ASP.NET MasterPages and User Defined Events

Posted by: Malcolm Sheridan , on 7/14/2009, in Category ASP.NET
Views: 53814
Abstract: The following article demonstrates how to create an event with custom event arguments in a master page and how to raise that event within web content pages.
ASP.NET MasterPages and User Defined Events
 
Master pages were introduced in ASP.NET 2.0 and are a great way to create a consistent layout for the pages throughout your application. I thought a good article would be to demonstrate how to create a custom event that web content pages can raise if they click on web server controls located in the master page. If you want to raise an event and pass data to an event handler, you need to create a class that inherits from System.EventArgs . EventsArgs is the base class for classes containing event data. It contains no event data. It is used by events to pass data to an event handler when an event is raised. 

To begin with open Visual Studio 2008 and choose File > New > Web > ASP.NET Web Application. Add a master page to the project and name it Site.Master. Before going any further add a new class to the project and name it CustomArgs. Add the following code to the newly created class: 
C# 
public class CustomArgs : EventArgs
{
public bool Cancel { get; set; }
      public string Message { get; set; }
      public string NavigateTo { get; set; }
}
 
 VB.NET 
Public Class CustomArgs
      Inherits EventArgs
Private privateCancel As Boolean
Public Property Cancel() As Boolean
      Get
            Return privateCancel
      End Get
      Set(ByVal value As Boolean)
            privateCancel = value
      End Set
End Property
       Private privateMessage As String
       Public Property Message() As String
             Get
                   Return privateMessage
             End Get
             Set(ByVal value As String)
                   privateMessage = value
             End Set
       End Property
       Private privateNavigateTo As String
       Public Property NavigateTo() As String
             Get
                   Return privateNavigateTo
             End Get
             Set(ByVal value As String)
                   privateNavigateTo = value
             End Set
       End Property
End Class
 
In the code above, CustomArgs inherits EventArgs. This means that when we raise an event in the master page, a reference to CustomArgs will be passed to our event handler, so we can set these properties and have the master page determine what to do next.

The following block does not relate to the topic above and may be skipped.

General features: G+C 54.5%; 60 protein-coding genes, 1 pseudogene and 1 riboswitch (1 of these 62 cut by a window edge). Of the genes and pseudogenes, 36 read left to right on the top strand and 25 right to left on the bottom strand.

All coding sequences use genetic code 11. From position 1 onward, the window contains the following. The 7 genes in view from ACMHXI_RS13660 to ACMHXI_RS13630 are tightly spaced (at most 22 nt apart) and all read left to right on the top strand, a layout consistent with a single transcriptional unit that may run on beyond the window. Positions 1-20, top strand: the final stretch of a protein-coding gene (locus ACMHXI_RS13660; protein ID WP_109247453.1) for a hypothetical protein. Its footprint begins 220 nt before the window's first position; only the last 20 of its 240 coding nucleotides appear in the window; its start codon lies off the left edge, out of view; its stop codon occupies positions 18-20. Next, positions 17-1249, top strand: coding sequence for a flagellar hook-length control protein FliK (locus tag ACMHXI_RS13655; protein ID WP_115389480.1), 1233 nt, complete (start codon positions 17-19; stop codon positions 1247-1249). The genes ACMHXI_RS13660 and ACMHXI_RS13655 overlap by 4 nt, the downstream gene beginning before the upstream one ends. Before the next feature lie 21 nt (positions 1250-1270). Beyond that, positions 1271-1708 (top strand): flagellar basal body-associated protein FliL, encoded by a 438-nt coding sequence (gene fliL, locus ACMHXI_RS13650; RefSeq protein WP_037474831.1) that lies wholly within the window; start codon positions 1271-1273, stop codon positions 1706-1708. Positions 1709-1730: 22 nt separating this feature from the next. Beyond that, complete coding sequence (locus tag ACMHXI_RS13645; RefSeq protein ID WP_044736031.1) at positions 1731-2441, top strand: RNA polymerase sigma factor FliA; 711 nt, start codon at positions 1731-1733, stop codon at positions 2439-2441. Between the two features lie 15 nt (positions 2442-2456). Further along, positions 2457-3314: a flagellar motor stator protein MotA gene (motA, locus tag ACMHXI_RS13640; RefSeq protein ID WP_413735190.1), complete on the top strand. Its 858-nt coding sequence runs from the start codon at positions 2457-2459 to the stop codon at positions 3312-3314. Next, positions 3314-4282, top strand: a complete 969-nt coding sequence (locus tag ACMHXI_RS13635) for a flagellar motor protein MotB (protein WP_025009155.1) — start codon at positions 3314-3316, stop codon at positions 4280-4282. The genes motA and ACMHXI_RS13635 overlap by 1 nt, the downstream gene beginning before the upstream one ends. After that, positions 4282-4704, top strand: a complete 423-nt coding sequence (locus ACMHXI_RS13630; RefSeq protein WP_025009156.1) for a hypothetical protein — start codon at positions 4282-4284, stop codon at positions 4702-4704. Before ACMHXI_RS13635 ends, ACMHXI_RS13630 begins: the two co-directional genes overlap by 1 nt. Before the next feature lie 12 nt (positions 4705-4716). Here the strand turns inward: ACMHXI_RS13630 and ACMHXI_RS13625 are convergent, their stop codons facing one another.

Go back to the master page and add the following code to create a new event:
 C# 
public EventHandler<CustomArgs> ButtonClick;
 
VB.NET 
Public ButtonClick As EventHandler(Of CustomArgs)
 
We have just created a new event called ButtonClick that accepts CustomArgs as the argument. Now add a Button to the page and add the following code to the Button’s Click event:
 
C# 
protected void Button1_Click(object sender, EventArgs e)
{
lblValue.Text = null;
      if (ButtonClick != null)
      {
            CustomArgs args = new CustomArgs();
            ButtonClick(sender, args);
            if (args.Cancel)
            {
                  lblValue.Text = args.Message;
}
            else
            {
                  Response.Redirect(args.NavigateTo);
            }
}           
}
 
VB.NET 
Protected Sub Button1_Click(ByVal sender As Object, ByVal e As EventArgs)
lblValue.Text = Nothing
       If ButtonClick IsNot Nothing Then
             Dim args As New CustomArgs()
                  ButtonClick(sender, args)
                  If args.Cancel Then
                        lblValue.Text = args.Message
                  Else
                        Response.Redirect(args.NavigateTo)
                  End If
       End If
End Sub
 
What’s happening in the code above is when a user clicks on the Button, which resides in the master page, it will check to see if there’s code that raises the ButtonClick event. If there is, the event handler will be executed. Once the event handler has completed, the master page will check the value of CustomArgs.Cancel property, and if it is false, it will display what is in the CustomArgs.Message property; otherwise it will navigate to the CustomArgs.NavigateTo page.
To see this in action add two web content forms to the project and select the master page added earlier. Leave these pages as WebForm1.aspx and WebForm2.aspx:
 
AddNewItem
 
To be able to call the event from the master page, you’ll need to add a new MasterType directive to the both pages:
<%@ MasterType VirtualPath="~/Site.Master" %>